Not all the pieces on this disc are from this source. In fact, the major work here, the Missa In lectulo meo, is in the Sistine Chapel Collection at the Apostolic Vatican Library. However, it is based on the motet In lectulo meo by the Flemish-born composer Pietro Bonomi (Pierre Bonhomme) which is in the Duke's collection. For that reason Fabrizio Bigotti assumes Allegri's mass would have been included in the collection too if the Duke had not died prematurely. This mass is scored for eight voices which reminds us that Rome had its own polychoral tradition. In contrast to Venice the two choirs in compositions performed in Rome were mostly of the same scoring: SATB. The Mass is performed here with organ accompaniment, again referring to Bonomi's motet which has an organ part. Given that the organ was not used in the papal chapel the recording reflects a performance as it could have taken place in Duke Altemps' chapel.

Another eight-part work is Salutis humanae sator, a piece for the Ascension liturgy. It comprises five stanzas which are alternately sung by one of the choirs which never join each other. In this recording the second choir is a little too far in the background. This work and the Mass are written in the stile antico, but even so Allegri includes elements of the modern style which was in vogue in his time. In comparison the two Lamentationes Jeremiae prophetae are more modern, especially in regard to the treatment of harmony. One of the settings is for higher, the other for lower voices. The instrumental works by Allegri - including the two Canzonas which are included in the Mass - are in the style of the time. It is notable that these are scored for two semi-choruses so-called in the liner-notes, meaning that they comprise two upper parts which develop a dialogue and have their own basso continuo instruments. The pieces by Anerio are of the same texture.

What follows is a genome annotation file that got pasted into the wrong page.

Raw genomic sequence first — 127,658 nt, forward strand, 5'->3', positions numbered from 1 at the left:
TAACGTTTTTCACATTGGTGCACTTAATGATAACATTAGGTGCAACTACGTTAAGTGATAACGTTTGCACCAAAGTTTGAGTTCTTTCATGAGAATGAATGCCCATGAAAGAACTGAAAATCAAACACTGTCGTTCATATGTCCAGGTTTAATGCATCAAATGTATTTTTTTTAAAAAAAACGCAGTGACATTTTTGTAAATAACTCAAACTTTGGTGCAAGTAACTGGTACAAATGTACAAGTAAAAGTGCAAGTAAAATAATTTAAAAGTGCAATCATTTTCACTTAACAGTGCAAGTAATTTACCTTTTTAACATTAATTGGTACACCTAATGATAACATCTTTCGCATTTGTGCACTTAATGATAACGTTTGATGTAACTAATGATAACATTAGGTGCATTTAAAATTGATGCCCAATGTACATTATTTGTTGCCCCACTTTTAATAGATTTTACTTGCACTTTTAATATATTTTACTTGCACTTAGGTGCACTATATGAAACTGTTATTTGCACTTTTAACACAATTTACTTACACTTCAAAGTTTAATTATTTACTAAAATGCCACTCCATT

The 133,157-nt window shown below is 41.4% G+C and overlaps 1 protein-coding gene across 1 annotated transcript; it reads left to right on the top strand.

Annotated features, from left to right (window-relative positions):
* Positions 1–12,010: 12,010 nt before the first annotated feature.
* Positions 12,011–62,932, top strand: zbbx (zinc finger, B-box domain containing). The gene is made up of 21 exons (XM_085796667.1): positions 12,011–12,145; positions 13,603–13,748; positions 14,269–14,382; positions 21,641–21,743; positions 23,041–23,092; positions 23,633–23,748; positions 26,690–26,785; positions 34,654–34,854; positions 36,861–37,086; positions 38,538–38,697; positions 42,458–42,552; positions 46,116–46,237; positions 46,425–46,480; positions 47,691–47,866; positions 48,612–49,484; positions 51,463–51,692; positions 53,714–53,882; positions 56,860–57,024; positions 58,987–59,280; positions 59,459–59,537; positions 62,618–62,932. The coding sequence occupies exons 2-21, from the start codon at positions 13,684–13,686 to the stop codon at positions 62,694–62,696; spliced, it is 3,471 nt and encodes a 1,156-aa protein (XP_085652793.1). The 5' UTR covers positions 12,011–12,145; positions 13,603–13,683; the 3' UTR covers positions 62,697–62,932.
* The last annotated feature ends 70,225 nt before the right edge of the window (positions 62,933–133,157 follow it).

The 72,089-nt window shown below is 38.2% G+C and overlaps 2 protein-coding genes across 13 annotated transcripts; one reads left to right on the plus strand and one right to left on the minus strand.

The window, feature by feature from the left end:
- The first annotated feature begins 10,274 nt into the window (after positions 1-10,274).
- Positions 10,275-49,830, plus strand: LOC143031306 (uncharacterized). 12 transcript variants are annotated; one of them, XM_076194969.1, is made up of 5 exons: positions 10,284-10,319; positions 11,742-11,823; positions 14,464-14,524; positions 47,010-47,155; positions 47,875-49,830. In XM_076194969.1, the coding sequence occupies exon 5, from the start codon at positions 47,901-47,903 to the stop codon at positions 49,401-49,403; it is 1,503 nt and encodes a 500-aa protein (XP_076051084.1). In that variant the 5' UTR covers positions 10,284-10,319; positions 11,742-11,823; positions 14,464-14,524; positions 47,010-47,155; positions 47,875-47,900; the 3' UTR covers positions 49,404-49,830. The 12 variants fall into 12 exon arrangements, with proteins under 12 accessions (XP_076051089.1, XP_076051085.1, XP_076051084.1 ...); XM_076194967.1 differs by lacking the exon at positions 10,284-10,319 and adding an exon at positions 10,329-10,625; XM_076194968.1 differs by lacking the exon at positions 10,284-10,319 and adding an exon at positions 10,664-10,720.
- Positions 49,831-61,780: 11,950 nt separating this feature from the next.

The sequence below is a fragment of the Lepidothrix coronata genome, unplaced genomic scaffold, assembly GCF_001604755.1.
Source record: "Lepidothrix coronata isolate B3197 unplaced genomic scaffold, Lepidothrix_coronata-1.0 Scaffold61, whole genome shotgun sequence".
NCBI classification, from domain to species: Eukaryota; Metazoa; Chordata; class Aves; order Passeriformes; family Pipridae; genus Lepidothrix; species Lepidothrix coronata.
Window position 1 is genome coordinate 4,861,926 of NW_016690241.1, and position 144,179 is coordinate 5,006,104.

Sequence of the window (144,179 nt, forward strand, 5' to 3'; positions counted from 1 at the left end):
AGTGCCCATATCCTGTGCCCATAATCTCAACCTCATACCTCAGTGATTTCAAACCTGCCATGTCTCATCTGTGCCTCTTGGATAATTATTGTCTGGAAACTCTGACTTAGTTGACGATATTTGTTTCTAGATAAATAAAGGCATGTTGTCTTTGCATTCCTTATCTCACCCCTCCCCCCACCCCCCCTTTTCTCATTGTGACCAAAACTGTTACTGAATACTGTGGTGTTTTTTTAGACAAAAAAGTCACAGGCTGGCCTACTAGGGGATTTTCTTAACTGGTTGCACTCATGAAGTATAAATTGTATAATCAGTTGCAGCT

The most unexpected piece is the short cantata, Occhi rei non mi tradite which is for solo voice and basso continuo. It is attributed to Allegri, and if it is indeed from his pen it is one of only two secular pieces in his oeuvre, the other being a duet. It is a simple piece beginning with a refrain which is repeated after each of the ensuing two stanzas. It completes the picture of Allegri but musically it is hardly substantial.

There can be no doubt that this is a most interesting disc which should contribute to the creation of a more differentiated picture of Allegri as a composer. In his moving back and forth between the stile antico and the stile moderno he was a precursor of many Roman composers of later generations who had to obey to the ecclesiastical preference for the style of which Palestrina was the ultimate model. Even Alessandro Scarlatti composed some of his sacred music in this style. The Musica Flexanima Ensemble delivers fine performances; the mass receives here a much better interpretation than in the recording of The Choir of King's College London. The singers have nice voices and create an optimum transparency. Bigotti rightly decided not to perform these works in the style of the 16th century, for instance in regard to dynamics. The instrumental pieces also receive good performances. I would have liked the miking being somewhat closer; sometimes the choir is too much in the distance.

Johan van Veen (© 2015)